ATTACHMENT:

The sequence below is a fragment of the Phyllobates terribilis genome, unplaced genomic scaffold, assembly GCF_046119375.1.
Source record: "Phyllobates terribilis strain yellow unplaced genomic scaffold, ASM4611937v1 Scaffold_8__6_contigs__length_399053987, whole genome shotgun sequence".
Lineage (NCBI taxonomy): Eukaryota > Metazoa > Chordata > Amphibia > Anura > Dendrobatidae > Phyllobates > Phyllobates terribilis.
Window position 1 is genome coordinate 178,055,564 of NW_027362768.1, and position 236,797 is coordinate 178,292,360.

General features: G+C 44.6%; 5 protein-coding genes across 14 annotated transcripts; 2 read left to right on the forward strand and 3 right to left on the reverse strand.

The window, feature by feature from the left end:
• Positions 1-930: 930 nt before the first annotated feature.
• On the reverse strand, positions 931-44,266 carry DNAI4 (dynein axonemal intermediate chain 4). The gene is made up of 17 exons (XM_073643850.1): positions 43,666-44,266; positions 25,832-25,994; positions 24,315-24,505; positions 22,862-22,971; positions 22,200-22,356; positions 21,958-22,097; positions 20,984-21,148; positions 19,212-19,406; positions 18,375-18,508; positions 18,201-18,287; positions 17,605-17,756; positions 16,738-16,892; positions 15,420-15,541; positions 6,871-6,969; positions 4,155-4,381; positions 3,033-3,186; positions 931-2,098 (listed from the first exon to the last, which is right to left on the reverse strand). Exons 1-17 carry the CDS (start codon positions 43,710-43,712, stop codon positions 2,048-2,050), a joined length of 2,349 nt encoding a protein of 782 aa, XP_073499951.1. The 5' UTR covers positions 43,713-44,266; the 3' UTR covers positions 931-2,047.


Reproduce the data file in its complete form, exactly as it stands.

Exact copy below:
The sequence below is a fragment of the Phyllobates terribilis genome, unplaced genomic scaffold, assembly GCF_046119375.1.
Source record: "Phyllobates terribilis strain yellow unplaced genomic scaffold, ASM4611937v1 Scaffold_8__6_contigs__length_399053987, whole genome shotgun sequence".
Lineage (NCBI taxonomy): Eukaryota > Metazoa > Chordata > Amphibia > Anura > Dendrobatidae > Phyllobates > Phyllobates terribilis.
Window position 1 is genome coordinate 178,055,564 of NW_027362768.1, and position 236,797 is coordinate 178,292,360.

General features: G+C 44.6%; 5 protein-coding genes across 14 annotated transcripts; 2 read left to right on the forward strand and 3 right to left on the reverse strand.

The window, feature by feature from the left end:
• Positions 1-930: 930 nt before the first annotated feature.
• On the reverse strand, positions 931-44,266 carry DNAI4 (dynein axonemal intermediate chain 4). The gene is made up of 17 exons (XM_073643850.1): positions 43,666-44,266; positions 25,832-25,994; positions 24,315-24,505; positions 22,862-22,971; positions 22,200-22,356; positions 21,958-22,097; positions 20,984-21,148; positions 19,212-19,406; positions 18,375-18,508; positions 18,201-18,287; positions 17,605-17,756; positions 16,738-16,892; positions 15,420-15,541; positions 6,871-6,969; positions 4,155-4,381; positions 3,033-3,186; positions 931-2,098 (listed from the first exon to the last, which is right to left on the reverse strand). Exons 1-17 carry the CDS (start codon positions 43,710-43,712, stop codon positions 2,048-2,050), a joined length of 2,349 nt encoding a protein of 782 aa, XP_073499951.1. The 5' UTR covers positions 43,713-44,266; the 3' UTR covers positions 931-2,047.